Epidemiology and Etiology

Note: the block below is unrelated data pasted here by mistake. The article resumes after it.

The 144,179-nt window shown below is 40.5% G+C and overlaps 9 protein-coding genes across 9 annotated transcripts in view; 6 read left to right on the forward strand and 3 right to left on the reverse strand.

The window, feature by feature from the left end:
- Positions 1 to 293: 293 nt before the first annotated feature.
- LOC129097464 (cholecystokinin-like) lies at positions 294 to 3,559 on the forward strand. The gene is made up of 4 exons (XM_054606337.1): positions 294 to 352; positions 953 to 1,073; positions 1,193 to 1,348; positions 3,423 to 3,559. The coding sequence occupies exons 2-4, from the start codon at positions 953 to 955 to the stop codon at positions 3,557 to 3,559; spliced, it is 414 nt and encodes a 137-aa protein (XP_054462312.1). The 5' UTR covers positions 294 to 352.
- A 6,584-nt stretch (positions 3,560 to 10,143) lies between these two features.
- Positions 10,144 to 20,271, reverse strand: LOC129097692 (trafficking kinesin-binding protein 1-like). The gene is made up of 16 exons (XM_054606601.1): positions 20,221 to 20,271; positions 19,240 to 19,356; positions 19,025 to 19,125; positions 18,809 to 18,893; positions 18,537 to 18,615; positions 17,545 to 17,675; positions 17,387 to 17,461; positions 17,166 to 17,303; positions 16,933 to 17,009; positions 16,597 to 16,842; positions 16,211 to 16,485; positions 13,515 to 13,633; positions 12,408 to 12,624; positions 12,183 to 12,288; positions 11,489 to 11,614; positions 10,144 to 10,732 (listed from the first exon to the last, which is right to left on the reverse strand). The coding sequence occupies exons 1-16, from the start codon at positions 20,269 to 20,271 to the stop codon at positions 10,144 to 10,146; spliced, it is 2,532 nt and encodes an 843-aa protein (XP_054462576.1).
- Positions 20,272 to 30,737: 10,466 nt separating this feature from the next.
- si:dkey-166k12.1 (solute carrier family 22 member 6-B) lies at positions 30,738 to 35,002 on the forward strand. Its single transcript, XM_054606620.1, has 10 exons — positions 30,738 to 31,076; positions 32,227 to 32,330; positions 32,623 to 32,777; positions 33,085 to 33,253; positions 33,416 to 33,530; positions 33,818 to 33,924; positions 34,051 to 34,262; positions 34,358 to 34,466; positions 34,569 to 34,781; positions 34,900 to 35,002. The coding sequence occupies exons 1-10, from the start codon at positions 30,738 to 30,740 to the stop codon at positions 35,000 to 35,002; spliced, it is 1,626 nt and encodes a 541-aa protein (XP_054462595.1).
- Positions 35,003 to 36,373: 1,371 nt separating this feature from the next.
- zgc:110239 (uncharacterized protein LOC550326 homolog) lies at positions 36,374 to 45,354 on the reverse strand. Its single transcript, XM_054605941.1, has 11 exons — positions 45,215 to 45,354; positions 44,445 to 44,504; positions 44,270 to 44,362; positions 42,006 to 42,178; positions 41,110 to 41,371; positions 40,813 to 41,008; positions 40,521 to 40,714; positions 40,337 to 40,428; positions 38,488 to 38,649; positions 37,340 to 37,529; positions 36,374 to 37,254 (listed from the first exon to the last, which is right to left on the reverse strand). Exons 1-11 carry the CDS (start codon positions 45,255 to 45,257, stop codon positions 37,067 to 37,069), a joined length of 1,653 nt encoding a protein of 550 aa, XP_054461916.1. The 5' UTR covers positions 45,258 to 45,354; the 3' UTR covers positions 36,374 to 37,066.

Although the most common, peptic ulcer is hardly the only organic source of dyspepsia. Esophagitis; hiatus hernia; gastritis; carcinoma of the stomach, colon, or pancreas; Crohn's disease; disease of the biliary tract; chronic nephritis; or any of several other conditions, including pregnancy, can produce indigestion. In approximately half of the cases of dyspepsia, however, no lesion can be found, and symptoms arise from derangements of motor, secretory, or absorptive functions, especially delayed gastric motility, esophageal reflux, and hyperacidity. This functional indigestion has been related to physical stress (aerophagia, fatigue, dietary indiscretion) and, more commonly, to nervous stress. Anxiety, anger, frustration, and other indications of emotional turmoil can significantly impair digestive function in sensitive or tense individuals (a similar psychic component - chronic tension and repression of emotion - has been implicated in peptic ulcer). Because the symptoms of functional dyspepsia are virtually identical to those of peptic ulceration, the condition has also been termed X-ray negative dyspepsia and nonulcerative dyspepsia; the term endoscopy-negative dyspepsia has been proposed as well in recent years.

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